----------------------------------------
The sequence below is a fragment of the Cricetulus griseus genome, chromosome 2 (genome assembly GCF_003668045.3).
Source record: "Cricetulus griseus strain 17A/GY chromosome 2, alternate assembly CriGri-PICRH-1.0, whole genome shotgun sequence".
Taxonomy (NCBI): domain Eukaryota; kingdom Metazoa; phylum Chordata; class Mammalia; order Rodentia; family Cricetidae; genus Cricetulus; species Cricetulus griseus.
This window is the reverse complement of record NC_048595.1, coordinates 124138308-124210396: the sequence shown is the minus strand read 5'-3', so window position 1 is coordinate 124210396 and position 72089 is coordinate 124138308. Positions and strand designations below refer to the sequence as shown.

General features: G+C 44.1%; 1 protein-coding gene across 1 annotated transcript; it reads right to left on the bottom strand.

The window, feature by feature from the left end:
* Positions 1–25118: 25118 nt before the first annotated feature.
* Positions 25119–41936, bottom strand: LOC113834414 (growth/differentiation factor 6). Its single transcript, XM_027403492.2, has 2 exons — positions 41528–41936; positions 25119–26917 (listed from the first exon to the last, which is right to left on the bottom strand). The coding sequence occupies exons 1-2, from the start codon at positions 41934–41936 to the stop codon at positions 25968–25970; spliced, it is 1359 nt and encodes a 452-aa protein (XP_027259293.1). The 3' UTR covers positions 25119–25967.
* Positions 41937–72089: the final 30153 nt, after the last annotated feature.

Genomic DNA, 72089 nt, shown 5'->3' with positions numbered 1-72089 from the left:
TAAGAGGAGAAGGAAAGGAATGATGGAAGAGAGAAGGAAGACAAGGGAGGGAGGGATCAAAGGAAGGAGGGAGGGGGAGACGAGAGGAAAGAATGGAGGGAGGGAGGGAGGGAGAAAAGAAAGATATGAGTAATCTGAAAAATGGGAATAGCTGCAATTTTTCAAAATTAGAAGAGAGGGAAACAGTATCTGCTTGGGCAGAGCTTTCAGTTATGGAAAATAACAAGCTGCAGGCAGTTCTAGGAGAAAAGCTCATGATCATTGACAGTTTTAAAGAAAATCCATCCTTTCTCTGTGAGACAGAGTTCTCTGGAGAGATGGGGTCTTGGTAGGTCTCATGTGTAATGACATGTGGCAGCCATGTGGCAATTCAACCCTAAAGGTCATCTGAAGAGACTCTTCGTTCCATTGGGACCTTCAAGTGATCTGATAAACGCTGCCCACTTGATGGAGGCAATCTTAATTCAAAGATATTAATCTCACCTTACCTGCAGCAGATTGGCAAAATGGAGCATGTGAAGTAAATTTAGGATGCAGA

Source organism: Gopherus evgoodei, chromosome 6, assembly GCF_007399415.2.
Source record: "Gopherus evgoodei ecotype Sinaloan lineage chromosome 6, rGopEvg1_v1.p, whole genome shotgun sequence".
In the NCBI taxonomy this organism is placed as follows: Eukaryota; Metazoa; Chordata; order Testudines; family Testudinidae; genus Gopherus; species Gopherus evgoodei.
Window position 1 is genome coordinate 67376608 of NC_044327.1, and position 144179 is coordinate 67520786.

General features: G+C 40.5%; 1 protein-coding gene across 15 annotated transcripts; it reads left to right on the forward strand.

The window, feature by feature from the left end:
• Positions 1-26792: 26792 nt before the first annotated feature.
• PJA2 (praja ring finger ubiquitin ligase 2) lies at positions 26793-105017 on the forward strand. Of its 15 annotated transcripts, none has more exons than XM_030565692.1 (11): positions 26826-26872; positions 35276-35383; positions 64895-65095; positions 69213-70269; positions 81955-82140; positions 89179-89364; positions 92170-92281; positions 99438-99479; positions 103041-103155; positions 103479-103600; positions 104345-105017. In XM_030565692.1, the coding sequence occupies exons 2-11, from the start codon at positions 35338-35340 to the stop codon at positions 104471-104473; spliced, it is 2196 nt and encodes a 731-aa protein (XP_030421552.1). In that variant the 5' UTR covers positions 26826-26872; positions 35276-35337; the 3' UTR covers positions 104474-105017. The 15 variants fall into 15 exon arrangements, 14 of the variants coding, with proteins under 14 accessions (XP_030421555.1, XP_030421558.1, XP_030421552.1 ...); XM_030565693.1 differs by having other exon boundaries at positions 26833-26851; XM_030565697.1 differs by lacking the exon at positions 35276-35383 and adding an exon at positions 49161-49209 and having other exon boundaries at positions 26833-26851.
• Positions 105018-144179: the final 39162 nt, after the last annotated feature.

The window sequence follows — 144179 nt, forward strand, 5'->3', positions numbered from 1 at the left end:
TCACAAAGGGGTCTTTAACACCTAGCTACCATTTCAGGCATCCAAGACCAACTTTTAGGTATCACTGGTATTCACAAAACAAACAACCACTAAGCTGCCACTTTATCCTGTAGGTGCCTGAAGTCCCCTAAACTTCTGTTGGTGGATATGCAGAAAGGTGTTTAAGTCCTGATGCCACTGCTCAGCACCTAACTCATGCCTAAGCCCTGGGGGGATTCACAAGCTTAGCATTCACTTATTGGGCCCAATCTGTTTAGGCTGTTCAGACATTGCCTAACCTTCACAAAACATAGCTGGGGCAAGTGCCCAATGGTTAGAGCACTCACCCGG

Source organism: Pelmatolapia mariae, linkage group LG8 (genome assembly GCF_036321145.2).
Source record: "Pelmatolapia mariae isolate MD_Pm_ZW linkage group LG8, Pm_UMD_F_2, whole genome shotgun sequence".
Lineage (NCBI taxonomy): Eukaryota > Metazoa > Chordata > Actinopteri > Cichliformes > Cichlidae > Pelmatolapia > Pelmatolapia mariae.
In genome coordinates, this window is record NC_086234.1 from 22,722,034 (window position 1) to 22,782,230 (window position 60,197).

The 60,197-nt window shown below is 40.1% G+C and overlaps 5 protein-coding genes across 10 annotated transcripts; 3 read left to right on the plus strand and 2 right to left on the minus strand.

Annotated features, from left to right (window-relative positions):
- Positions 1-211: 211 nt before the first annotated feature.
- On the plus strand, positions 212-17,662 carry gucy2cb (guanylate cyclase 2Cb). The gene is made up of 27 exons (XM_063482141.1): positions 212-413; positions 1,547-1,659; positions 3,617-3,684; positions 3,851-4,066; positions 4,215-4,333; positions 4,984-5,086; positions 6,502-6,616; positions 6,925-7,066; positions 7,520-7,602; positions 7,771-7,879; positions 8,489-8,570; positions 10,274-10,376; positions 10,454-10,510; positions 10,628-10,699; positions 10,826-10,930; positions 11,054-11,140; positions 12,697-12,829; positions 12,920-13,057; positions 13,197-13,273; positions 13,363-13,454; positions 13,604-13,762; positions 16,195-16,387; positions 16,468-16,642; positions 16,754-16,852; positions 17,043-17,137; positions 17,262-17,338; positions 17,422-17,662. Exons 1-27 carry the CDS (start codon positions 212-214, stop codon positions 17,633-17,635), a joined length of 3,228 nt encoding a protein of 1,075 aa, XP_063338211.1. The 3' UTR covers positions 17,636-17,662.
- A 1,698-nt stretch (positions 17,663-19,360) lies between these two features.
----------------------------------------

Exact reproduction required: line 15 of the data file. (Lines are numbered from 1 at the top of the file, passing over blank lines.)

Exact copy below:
Window position 1 is genome coordinate 67376608 of NC_044327.1, and position 144179 is coordinate 67520786.